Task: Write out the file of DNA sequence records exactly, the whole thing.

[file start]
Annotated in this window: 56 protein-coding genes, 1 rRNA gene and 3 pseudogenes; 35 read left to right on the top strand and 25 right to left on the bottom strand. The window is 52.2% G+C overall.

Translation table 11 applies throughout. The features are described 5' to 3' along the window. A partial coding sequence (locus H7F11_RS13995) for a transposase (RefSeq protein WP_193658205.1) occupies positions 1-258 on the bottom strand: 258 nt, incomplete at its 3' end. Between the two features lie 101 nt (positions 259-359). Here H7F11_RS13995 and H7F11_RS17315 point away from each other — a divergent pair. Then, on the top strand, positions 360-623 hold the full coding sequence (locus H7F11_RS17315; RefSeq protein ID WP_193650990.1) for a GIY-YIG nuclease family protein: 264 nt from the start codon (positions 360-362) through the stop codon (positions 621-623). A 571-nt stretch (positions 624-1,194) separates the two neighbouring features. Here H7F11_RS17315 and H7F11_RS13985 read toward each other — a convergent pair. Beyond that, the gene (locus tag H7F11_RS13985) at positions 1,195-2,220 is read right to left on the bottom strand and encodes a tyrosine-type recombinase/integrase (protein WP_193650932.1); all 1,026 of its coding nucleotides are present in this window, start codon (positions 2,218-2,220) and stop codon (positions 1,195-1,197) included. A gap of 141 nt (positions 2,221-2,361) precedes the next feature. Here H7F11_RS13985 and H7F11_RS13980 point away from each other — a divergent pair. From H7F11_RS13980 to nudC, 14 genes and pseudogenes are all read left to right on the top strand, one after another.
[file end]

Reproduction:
Annotated in this window: 56 protein-coding genes, 1 rRNA gene and 3 pseudogenes; 35 read left to right on the top strand and 25 right to left on the bottom strand. The window is 52.2% G+C overall.

Translation table 11 applies throughout. The features are described 5' to 3' along the window. A partial coding sequence (locus H7F11_RS13995) for a transposase (RefSeq protein WP_193658205.1) occupies positions 1-258 on the bottom strand: 258 nt, incomplete at its 3' end. Between the two features lie 101 nt (positions 259-359). Here H7F11_RS13995 and H7F11_RS17315 point away from each other — a divergent pair. Then, on the top strand, positions 360-623 hold the full coding sequence (locus H7F11_RS17315; RefSeq protein ID WP_193650990.1) for a GIY-YIG nuclease family protein: 264 nt from the start codon (positions 360-362) through the stop codon (positions 621-623). A 571-nt stretch (positions 624-1,194) separates the two neighbouring features. Here H7F11_RS17315 and H7F11_RS13985 read toward each other — a convergent pair. Beyond that, the gene (locus tag H7F11_RS13985) at positions 1,195-2,220 is read right to left on the bottom strand and encodes a tyrosine-type recombinase/integrase (protein WP_193650932.1); all 1,026 of its coding nucleotides are present in this window, start codon (positions 2,218-2,220) and stop codon (positions 1,195-1,197) included. A gap of 141 nt (positions 2,221-2,361) precedes the next feature. Here H7F11_RS13985 and H7F11_RS13980 point away from each other — a divergent pair. From H7F11_RS13980 to nudC, 14 genes and pseudogenes are all read left to right on the top strand, one after another.